[6] See Minutes of the Committee on Judiciary "B", May 11 and May 12, 1972. The Committee noted that traditional assault would be punished by a charge dealing with attempts or with menacing. Thus, an unsuccessful attempt to seriously injure someone which fails is an attempted assault. Sections 12.1-17-01 and 12.1-17-02, N.D.C.C., define assault only in terms of a completed battery. For a further discussion of the history surrounding the development of the offense of criminal assault, see Perkins Crim.Law F.P. (1957), pp. 86-96. Reckless endangerment which involves reckless conduct generally is punishable as a misdemeanor. However, extreme recklessness is made felonious, regardless of whether injury is actually inflicted.

[7] State v. Ankney, 195 N.W.2d 547 (N.D.1972). See 8A Moore's Federal Practice ¶ 31.03[2]. For more information on the nature and problems encountered in lesser included offense instructions, see State v. Piper, 261 N.W.2d 650 (N.D.1977); Brown v. Ohio, 432 U.S. 161, 97 S. Ct. 2221, 53 L. Ed. 2d 187 (1977). We note that the Appellate Court and the Supreme Court of Wisconsin have dealt with the issue we have not analyzed today. These courts have held that the crime of endangering safety by conduct regardless of life is a lesser included offense of the crimes of attempted first-degree murder and first-degree murder. See Walker v. State, 92 Wis.2d 690, 286 N.W.2d 2 (1979); Holmes v. State, 63 Wis.2d 389, 217 N.W.2d 657 (1974); Holesome v. State, 40 Wis.2d 95, 161 N.W.2d 283 (1968).

[8] Section 31-11-03(3), N.D.C.C., states:

31-11-03. "Disputable presumptions.All presumptions other than those set forth in section 31-11-02 are satisfactory if uncontradicted. They are denominated disputable presumptions and may be contradicted by other evidence. The following are of that kind:

. . . . .

3. That a person intends the ordinary consequences of his voluntary act."

Rule 301(a), N.D.R.Ev., states:

"(a) Effect.... A party against whom a presumption is directed has the burden of proving that the nonexistence of the presumed fact is more probable than its existence."

[9] The district court's instruction stated:

"In the event you do not find the defendant guilty of any of the foregoing charges, then you may find the defendant guilty of reckless endangerment if the evidence supports such a charge. However, in order to find the defendant guilty of reckless endangerment, you must find from the evidence and beyond a reasonable doubt that at the time and place stated in the charge the defendant committed the crime of reckless endangerment."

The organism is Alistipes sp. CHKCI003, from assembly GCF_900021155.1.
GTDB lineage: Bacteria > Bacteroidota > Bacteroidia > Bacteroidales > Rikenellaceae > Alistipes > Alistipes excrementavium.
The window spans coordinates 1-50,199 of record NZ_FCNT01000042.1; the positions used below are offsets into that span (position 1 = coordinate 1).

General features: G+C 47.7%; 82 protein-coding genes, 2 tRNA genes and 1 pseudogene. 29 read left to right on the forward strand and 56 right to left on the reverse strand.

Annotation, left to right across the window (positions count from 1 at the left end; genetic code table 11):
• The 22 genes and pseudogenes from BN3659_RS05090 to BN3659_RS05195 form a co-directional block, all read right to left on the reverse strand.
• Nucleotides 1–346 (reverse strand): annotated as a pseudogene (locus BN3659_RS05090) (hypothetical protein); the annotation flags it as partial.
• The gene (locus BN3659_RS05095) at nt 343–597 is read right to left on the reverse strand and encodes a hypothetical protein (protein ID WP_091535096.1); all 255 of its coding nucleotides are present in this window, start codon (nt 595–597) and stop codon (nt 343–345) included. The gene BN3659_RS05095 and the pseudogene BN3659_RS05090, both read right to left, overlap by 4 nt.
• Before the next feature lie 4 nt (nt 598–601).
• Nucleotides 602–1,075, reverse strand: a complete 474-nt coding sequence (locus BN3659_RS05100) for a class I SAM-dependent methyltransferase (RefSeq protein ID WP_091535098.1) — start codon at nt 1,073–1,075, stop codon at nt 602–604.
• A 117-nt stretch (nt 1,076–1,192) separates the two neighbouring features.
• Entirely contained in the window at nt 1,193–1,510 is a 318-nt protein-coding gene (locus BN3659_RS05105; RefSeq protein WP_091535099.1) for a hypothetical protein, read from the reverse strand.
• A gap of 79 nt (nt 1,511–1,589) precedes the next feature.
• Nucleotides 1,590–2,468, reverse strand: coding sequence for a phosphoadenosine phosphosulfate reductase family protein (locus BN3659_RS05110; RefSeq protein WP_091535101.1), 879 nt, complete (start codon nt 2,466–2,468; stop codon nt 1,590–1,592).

[10] The district court's instruction also stated:

"A person is guilty of the offense of reckless endangerment if he recklessly creates a substantial risk of serious bodily injury or death to another. It is a more serious charge if the circumstances manifest an extreme indifference to the value of human life. There is risk within the meaning of this law if the potential for harm exists, whether or not a particular person's safety is actually jeopardized."

[11] See 8A Moore's Federal Practice-Criminal Rules ¶ 31.02[3].

[12] 1 TR 11, 99 Eng.Reprint 944 (1785).

[13] "RULE 606-COMPETENCY OF JUROR AS WITNESS

. . . . .

"(b) Inquiry into validity of verdict or indictment. Upon an inquiry into the validity of a verdict or indictment, a juror may not testify as to any matter or statement occurring during the course of the jury's deliberations or to the effect of anything upon his or any other juror's mind or emotions as influencing him to assent to or dissent from the verdict or indictment or concerning his mental processes in connection therewith, but a juror may testify on the questions whether extraneous prejudicial information was improperly brought to the jury's attention, whether any outside influence was improperly brought to bear upon any juror, or whether the verdict of the jury was arrived at by chance. Nor may his affidavit or evidence of any statement by him concerning a matter about which he would be precluded from testifying be received for these purposes." N.D.R. Ev., Rule 606(b).

See also Weinstein's Evidence ¶ 606[04].

[14] See Miller v. United States, 403 F.2d 77 (2d Cir. 1968), modified on other grounds, 411 F.2d 825 (2d Cir. 1969).

[15] See Annot. 91 A.L.R.2d 1238. Effect of verdict in criminal case of haste or shortness of time in which jury reached its verdict.

[*] McGUIRE, District Judge, sitting in place of VANDE WALLE, J., disqualified.